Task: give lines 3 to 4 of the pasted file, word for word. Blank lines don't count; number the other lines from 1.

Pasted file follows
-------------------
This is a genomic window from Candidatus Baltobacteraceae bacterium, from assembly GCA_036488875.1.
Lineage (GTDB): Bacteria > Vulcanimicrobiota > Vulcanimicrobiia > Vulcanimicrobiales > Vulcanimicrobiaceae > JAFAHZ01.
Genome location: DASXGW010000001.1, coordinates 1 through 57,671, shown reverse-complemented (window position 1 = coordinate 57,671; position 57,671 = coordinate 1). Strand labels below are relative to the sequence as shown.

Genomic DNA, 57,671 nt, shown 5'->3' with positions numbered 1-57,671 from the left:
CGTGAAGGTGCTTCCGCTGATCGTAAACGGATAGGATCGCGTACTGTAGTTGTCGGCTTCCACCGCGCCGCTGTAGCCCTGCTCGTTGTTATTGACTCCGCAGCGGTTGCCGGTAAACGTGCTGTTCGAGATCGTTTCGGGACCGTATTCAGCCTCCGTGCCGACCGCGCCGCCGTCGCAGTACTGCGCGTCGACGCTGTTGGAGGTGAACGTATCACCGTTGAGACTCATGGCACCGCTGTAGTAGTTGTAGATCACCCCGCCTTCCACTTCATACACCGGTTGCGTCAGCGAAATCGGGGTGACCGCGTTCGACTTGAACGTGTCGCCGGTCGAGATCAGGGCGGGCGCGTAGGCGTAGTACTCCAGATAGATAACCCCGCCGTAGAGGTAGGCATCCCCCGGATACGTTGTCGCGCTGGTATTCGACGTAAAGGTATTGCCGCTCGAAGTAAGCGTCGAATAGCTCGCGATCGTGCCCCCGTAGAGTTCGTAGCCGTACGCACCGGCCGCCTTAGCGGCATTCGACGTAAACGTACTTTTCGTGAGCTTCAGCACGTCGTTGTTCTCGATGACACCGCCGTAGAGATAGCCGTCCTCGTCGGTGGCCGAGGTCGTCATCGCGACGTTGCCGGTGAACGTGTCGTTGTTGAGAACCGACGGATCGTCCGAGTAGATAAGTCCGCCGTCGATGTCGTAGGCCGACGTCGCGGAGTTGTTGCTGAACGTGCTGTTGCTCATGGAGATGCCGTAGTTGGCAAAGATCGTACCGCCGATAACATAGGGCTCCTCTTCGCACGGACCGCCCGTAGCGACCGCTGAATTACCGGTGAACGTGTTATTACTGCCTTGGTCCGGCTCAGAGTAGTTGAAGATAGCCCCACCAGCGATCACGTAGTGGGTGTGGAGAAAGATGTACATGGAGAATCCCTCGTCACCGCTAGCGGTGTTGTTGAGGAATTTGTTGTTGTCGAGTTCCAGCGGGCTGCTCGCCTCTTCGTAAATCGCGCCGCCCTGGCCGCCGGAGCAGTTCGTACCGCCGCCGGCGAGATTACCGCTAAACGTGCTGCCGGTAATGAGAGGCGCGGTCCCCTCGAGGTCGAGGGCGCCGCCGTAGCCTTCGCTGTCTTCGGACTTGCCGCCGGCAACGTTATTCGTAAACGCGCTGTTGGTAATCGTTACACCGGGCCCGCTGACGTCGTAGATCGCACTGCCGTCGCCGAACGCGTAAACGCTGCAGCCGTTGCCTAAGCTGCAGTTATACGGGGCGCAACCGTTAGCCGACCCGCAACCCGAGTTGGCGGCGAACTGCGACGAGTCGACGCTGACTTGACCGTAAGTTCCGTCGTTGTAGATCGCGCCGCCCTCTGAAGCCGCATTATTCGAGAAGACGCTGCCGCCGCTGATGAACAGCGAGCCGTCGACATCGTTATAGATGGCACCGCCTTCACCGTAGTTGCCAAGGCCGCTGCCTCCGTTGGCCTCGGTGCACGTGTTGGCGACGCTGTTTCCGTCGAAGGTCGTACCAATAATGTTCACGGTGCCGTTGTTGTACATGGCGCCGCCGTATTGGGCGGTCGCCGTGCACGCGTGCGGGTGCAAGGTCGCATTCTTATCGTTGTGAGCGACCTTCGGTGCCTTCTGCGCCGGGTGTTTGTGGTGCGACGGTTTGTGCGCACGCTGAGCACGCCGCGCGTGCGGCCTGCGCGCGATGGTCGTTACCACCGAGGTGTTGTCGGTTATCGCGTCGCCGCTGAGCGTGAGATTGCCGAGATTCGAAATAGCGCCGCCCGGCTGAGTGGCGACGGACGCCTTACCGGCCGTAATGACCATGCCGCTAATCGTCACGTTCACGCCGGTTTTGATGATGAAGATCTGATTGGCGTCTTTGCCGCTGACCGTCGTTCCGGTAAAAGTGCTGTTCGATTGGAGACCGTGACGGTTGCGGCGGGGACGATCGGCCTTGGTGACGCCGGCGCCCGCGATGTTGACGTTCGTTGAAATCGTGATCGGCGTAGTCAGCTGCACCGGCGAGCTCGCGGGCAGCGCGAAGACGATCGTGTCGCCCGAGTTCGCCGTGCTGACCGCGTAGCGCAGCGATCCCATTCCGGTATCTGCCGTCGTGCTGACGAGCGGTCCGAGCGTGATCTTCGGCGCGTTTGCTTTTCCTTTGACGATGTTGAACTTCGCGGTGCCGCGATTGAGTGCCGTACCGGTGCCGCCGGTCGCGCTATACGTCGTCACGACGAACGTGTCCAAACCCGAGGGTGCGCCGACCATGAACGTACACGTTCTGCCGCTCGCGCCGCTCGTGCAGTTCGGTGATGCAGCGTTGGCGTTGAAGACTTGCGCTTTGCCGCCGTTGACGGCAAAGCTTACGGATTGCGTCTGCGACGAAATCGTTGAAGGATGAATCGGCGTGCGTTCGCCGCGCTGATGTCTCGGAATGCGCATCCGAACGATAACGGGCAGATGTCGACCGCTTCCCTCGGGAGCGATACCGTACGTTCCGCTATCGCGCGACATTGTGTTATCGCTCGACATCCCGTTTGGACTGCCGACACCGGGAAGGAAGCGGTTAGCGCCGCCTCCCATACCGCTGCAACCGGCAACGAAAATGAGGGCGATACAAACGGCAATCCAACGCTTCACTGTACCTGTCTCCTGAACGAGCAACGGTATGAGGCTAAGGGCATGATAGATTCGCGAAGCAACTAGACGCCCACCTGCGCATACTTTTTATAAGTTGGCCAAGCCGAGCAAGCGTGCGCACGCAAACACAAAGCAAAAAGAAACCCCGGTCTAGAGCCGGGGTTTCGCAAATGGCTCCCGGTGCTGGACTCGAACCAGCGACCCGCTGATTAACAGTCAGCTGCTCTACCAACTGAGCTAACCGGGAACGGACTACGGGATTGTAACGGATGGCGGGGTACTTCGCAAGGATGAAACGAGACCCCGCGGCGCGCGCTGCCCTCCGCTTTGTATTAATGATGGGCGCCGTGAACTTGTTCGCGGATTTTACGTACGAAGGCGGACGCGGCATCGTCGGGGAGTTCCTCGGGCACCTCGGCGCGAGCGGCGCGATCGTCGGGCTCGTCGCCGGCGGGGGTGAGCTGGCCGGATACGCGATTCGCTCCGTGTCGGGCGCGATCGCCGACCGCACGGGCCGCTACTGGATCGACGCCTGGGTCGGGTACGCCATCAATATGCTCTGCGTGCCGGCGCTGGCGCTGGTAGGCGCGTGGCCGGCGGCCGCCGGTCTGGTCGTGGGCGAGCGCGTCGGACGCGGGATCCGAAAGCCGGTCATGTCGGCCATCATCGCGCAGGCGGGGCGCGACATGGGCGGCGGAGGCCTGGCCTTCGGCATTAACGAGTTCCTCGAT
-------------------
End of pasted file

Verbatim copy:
Genome location: DASXGW010000001.1, coordinates 1 through 57,671, shown reverse-complemented (window position 1 = coordinate 57,671; position 57,671 = coordinate 1). Strand labels below are relative to the sequence as shown.

Genomic DNA, 57,671 nt, shown 5'->3' with positions numbered 1-57,671 from the left: